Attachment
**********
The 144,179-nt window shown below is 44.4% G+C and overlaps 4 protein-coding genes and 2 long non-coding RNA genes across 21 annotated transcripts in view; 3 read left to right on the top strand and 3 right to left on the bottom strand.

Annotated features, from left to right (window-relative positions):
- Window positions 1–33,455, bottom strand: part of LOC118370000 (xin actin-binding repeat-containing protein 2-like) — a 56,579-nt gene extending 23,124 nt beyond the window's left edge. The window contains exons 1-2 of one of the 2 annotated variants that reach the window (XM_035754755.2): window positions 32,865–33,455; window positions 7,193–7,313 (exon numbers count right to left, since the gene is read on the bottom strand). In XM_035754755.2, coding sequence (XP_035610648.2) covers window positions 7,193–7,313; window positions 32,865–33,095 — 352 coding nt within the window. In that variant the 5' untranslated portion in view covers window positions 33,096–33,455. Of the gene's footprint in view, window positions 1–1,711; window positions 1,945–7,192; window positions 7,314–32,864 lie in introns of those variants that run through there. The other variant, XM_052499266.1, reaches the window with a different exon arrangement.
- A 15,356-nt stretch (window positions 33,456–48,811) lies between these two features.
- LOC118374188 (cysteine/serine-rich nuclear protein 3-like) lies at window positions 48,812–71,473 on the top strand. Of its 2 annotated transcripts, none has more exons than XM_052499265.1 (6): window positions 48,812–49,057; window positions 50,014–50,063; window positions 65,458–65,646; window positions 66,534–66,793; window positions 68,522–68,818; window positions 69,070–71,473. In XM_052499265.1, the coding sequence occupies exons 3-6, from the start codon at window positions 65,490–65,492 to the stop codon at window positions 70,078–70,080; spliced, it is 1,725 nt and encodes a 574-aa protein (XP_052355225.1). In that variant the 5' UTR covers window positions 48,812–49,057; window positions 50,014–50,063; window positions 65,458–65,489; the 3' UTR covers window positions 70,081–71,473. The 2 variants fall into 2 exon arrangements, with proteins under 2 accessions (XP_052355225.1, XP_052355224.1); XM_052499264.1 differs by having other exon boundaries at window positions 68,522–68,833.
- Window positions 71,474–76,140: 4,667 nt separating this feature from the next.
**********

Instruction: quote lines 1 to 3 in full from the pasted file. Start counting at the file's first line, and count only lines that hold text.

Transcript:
The 144,179-nt window shown below is 44.4% G+C and overlaps 4 protein-coding genes and 2 long non-coding RNA genes across 21 annotated transcripts in view; 3 read left to right on the top strand and 3 right to left on the bottom strand.

Annotated features, from left to right (window-relative positions):
- Window positions 1–33,455, bottom strand: part of LOC118370000 (xin actin-binding repeat-containing protein 2-like) — a 56,579-nt gene extending 23,124 nt beyond the window's left edge. The window contains exons 1-2 of one of the 2 annotated variants that reach the window (XM_035754755.2): window positions 32,865–33,455; window positions 7,193–7,313 (exon numbers count right to left, since the gene is read on the bottom strand). In XM_035754755.2, coding sequence (XP_035610648.2) covers window positions 7,193–7,313; window positions 32,865–33,095 — 352 coding nt within the window. In that variant the 5' untranslated portion in view covers window positions 33,096–33,455. Of the gene's footprint in view, window positions 1–1,711; window positions 1,945–7,192; window positions 7,314–32,864 lie in introns of those variants that run through there. The other variant, XM_052499266.1, reaches the window with a different exon arrangement.